From this first milkweed plant, a world has opened and continues to open—endlessly. I have created habitat and bee gardens across California, at the Chelsea Flower Show in London, and in Japan and Saudi Arabia. Each is flower filled, suffused with color and shifting blooms, and is uplifting and engaging to the human visitor. Under the gray skies of London, I planted western native wildflowers and agricultural clovers in orange, deep blue, yellow, red, and white under and around an array of grapevines in a series of three gardens showcasing organic viticulture. Two of the gardens won gold medals and were visited by Queen Elizabeth, demonstrating that organic agriculture and the vibrant colors and soft forms of wildflowers have wide appeal. In Japan, my husband and I created a habitat garden focused on butterflies and bees, composed of a meadow with pastel-colored flowers under the soft, spring leaves of Japanese maples.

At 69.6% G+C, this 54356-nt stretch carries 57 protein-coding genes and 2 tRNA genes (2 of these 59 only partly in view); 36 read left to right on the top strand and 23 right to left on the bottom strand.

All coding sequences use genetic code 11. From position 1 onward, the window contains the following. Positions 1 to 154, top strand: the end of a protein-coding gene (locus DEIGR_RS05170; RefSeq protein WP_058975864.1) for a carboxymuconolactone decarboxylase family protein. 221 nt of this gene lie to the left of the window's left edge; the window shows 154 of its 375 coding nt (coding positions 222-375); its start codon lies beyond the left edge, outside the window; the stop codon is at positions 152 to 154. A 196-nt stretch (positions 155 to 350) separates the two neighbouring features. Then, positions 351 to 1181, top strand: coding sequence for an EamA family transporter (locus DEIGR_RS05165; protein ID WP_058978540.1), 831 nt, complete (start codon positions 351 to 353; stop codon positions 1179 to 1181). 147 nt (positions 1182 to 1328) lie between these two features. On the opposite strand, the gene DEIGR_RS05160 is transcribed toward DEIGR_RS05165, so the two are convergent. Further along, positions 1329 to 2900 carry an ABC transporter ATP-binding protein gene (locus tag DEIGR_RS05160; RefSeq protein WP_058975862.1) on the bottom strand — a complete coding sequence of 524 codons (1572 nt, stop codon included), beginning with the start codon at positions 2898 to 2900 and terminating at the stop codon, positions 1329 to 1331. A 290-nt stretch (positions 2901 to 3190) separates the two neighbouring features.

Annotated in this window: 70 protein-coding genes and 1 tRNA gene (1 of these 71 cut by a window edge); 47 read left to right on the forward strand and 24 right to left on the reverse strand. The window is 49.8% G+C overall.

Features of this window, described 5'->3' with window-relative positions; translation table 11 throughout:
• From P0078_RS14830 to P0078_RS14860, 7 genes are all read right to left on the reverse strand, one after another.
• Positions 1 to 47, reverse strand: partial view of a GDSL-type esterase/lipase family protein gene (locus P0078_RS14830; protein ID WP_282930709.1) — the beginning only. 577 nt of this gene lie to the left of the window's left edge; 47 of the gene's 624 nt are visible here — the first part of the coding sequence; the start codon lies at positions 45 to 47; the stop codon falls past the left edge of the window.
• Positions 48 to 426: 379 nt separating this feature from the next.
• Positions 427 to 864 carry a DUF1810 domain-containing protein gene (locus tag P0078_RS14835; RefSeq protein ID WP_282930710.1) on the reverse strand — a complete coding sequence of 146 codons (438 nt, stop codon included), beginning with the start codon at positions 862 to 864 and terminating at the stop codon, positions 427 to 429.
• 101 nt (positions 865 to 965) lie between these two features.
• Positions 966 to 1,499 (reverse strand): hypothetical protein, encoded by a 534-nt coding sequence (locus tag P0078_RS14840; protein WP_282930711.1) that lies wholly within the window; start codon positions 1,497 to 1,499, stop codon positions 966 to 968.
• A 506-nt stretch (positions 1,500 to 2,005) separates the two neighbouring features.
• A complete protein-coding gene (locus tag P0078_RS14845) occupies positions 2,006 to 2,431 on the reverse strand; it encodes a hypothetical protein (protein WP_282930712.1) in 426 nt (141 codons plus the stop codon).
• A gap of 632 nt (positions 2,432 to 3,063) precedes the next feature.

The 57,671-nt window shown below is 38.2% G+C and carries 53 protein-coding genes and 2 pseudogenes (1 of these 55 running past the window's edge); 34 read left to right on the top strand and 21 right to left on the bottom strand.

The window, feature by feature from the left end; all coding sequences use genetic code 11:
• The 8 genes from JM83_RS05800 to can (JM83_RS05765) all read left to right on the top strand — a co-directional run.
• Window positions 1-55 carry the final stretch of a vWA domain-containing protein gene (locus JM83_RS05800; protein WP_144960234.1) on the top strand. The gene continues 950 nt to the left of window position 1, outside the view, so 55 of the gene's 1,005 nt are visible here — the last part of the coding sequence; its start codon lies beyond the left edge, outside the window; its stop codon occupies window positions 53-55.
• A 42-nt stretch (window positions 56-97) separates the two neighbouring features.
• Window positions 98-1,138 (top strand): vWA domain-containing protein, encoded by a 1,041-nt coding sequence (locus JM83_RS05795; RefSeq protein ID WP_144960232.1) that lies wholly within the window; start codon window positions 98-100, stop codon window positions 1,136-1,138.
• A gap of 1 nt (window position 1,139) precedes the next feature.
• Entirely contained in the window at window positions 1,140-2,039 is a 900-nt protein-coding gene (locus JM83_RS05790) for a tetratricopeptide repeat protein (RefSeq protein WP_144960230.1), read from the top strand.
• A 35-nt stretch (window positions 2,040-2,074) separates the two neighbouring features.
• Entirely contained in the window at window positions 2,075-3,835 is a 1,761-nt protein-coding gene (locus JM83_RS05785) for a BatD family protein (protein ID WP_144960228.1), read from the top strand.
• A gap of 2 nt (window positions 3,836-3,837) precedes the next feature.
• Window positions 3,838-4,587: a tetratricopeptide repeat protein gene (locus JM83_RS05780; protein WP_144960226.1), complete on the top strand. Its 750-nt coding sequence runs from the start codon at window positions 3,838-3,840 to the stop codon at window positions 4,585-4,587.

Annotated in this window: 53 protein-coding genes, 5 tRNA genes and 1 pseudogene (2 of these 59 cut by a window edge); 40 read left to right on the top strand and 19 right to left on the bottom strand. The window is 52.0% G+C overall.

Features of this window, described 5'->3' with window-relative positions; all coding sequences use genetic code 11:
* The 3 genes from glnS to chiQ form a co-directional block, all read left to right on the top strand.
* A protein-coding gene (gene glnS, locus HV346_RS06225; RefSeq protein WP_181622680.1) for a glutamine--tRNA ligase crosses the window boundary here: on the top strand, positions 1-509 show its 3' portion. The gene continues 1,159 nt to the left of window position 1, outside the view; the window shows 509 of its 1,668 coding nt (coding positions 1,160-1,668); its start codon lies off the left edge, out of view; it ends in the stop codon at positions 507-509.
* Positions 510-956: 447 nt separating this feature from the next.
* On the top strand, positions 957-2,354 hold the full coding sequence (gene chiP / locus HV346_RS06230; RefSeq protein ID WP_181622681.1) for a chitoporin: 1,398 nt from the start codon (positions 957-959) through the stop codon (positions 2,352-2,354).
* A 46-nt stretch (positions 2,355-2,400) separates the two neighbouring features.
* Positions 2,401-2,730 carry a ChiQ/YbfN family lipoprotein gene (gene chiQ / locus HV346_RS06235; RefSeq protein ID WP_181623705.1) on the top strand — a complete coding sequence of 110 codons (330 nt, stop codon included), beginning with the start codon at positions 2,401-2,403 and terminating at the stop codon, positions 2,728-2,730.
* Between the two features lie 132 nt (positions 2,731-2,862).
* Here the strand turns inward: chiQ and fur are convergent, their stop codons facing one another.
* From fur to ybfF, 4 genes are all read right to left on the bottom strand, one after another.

In the harsh light and dusty heat in Saudi Arabia, on an organic vegetable and fruit farm owned by one of the princes, we planted bright yellow sunflowers, orange and white cosmos, white alyssum, basils, cilantro, za’atar, mint, and fennel to attract and support wildlife. Watching wild bees covered in sticky pollen became our entertainment.
Spending time in a bee garden allows us to step into another world, transcending the everyday routine and entering a place of beauty and anticipation. With these gardens, we develop and maintain a connection to something larger than ourselves—we get to see and know the intrinsic value of the flowers and the lives of the bees that visit them in each season.
Table of Contents
Introduction: The Benefits of a Bee-Friendly Garden 1
Chapter 1: Our Friends, the Bees 15
Chapter 2: Plants for Your Bee-Friendly Garden 43
Chapter 3: Bee-Friendly Plants for Edible Gardens 103
Chapter 4: Bee Garden Basics 115
Chapter 5: Designing Your Bee Garden 137
Beyond Your Own Backyard—
Becoming a Bee Activist 173
Regional Plant Lists 186
Southeast Region 190
South Central Region 192
Southwest Region 194
Pacific Northwest Region 197
Rocky Mountain/Intermountain West Region 201
Northeast/Midwest/Mid-Atlantic Region 204
Photography Credits 207